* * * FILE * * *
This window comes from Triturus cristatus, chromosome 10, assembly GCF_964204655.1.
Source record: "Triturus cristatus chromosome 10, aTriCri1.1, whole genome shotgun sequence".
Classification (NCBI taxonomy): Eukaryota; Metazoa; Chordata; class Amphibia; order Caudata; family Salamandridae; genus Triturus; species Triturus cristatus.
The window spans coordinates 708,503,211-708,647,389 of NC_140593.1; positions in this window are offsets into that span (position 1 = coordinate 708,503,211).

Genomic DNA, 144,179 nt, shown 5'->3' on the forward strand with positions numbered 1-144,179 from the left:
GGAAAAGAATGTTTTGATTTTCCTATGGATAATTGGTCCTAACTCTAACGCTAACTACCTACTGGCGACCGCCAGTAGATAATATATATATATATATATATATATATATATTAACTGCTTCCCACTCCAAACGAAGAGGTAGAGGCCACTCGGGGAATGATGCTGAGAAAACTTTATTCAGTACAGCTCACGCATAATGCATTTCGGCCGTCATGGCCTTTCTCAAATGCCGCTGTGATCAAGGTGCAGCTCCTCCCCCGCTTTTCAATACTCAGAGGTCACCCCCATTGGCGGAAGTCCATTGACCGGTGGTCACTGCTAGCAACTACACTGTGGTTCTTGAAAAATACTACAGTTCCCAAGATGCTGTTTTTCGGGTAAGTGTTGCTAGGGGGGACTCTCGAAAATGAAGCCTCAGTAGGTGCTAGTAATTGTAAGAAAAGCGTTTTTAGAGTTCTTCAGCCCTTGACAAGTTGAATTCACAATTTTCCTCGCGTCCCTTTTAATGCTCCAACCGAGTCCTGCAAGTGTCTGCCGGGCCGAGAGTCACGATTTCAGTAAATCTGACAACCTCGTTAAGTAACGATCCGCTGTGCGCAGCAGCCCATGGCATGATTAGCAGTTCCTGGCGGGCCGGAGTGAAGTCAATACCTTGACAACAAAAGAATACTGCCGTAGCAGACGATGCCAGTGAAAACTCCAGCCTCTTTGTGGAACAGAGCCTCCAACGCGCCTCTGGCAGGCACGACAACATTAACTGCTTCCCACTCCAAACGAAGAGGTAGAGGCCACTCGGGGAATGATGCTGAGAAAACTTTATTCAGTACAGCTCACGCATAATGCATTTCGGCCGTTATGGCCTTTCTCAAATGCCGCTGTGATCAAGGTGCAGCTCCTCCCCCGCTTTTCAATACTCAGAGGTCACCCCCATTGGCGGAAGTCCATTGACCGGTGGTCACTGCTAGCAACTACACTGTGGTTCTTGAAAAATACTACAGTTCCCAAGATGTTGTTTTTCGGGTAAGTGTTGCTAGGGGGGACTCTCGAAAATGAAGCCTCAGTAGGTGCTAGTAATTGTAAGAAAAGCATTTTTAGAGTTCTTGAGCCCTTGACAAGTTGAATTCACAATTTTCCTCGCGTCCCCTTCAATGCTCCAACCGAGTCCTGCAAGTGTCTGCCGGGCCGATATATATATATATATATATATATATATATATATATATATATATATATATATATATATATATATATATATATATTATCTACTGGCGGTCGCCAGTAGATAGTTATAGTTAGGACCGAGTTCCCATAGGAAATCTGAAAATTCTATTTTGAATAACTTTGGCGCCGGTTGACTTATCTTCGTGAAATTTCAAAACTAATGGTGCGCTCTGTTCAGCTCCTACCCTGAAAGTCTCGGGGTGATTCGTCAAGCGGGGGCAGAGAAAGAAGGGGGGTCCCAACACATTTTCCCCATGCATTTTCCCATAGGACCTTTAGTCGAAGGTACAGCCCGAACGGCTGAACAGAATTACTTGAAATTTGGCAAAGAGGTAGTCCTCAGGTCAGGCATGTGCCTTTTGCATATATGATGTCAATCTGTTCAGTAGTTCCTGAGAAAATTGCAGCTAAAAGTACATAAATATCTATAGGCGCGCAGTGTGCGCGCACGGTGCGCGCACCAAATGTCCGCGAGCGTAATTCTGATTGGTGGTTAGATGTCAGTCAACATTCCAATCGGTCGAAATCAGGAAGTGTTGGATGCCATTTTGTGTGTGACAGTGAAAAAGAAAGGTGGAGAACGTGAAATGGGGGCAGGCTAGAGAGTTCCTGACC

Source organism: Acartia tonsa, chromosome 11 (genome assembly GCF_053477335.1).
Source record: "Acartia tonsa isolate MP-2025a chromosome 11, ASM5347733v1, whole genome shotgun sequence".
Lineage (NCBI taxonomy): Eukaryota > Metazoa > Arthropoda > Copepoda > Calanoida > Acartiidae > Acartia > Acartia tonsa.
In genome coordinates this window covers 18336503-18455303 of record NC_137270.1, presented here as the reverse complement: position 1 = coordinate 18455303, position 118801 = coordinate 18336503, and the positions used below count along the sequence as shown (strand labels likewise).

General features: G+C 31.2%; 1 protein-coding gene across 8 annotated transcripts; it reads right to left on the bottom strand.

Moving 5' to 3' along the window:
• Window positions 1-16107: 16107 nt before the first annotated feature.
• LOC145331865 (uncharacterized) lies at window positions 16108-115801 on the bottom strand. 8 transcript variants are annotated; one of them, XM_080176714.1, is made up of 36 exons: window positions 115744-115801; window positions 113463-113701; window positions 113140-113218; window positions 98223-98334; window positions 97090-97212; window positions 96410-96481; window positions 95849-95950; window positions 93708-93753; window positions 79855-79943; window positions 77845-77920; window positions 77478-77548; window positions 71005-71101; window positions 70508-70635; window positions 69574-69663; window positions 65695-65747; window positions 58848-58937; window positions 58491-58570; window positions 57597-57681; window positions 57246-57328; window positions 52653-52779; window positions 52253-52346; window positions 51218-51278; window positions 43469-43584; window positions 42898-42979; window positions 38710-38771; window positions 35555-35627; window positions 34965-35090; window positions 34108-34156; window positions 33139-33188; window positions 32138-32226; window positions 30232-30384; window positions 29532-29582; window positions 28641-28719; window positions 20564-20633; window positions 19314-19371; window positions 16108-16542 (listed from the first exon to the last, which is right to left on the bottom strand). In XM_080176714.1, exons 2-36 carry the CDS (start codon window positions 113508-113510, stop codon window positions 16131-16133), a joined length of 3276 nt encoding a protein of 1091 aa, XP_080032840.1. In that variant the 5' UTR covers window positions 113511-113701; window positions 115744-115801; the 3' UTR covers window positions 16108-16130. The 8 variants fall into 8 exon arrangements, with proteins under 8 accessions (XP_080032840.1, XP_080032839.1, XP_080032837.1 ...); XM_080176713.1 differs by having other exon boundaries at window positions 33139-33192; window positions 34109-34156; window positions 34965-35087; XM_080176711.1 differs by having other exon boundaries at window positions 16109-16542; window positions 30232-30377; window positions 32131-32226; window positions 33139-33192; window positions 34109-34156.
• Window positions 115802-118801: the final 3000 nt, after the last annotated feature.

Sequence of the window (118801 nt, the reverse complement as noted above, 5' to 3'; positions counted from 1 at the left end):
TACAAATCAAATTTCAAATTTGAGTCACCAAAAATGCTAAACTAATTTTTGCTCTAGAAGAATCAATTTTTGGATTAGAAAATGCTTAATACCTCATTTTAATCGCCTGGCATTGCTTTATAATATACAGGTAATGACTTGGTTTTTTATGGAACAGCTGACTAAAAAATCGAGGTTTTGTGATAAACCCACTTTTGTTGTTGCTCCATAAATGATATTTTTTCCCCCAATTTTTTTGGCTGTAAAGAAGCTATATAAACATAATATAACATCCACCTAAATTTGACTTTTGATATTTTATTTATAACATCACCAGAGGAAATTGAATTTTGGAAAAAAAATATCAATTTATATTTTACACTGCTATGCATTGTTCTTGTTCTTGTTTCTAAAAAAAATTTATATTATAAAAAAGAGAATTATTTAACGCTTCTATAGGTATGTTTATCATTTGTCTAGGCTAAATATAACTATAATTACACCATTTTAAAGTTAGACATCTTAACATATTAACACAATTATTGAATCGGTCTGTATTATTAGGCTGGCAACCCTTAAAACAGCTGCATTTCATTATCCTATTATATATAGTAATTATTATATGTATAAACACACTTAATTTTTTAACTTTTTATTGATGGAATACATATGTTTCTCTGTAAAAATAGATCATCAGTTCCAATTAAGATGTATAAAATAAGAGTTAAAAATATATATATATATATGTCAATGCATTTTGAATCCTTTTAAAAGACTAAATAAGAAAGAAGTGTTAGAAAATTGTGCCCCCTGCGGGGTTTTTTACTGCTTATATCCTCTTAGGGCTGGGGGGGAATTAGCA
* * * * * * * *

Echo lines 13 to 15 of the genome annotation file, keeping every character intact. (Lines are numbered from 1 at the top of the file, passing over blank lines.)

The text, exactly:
• Window positions 1-16107: 16107 nt before the first annotated feature.
• LOC145331865 (uncharacterized) lies at window positions 16108-115801 on the bottom strand. 8 transcript variants are annotated; one of them, XM_080176714.1, is made up of 36 exons: window positions 115744-115801; window positions 113463-113701; window positions 113140-113218; window positions 98223-98334; window positions 97090-97212; window positions 96410-96481; window positions 95849-95950; window positions 93708-93753; window positions 79855-79943; window positions 77845-77920; window positions 77478-77548; window positions 71005-71101; window positions 70508-70635; window positions 69574-69663; window positions 65695-65747; window positions 58848-58937; window positions 58491-58570; window positions 57597-57681; window positions 57246-57328; window positions 52653-52779; window positions 52253-52346; window positions 51218-51278; window positions 43469-43584; window positions 42898-42979; window positions 38710-38771; window positions 35555-35627; window positions 34965-35090; window positions 34108-34156; window positions 33139-33188; window positions 32138-32226; window positions 30232-30384; window positions 29532-29582; window positions 28641-28719; window positions 20564-20633; window positions 19314-19371; window positions 16108-16542 (listed from the first exon to the last, which is right to left on the bottom strand). In XM_080176714.1, exons 2-36 carry the CDS (start codon window positions 113508-113510, stop codon window positions 16131-16133), a joined length of 3276 nt encoding a protein of 1091 aa, XP_080032840.1. In that variant the 5' UTR covers window positions 113511-113701; window positions 115744-115801; the 3' UTR covers window positions 16108-16130. The 8 variants fall into 8 exon arrangements, with proteins under 8 accessions (XP_080032840.1, XP_080032839.1, XP_080032837.1 ...); XM_080176713.1 differs by having other exon boundaries at window positions 33139-33192; window positions 34109-34156; window positions 34965-35087; XM_080176711.1 differs by having other exon boundaries at window positions 16109-16542; window positions 30232-30377; window positions 32131-32226; window positions 33139-33192; window positions 34109-34156.
• Window positions 115802-118801: the final 3000 nt, after the last annotated feature.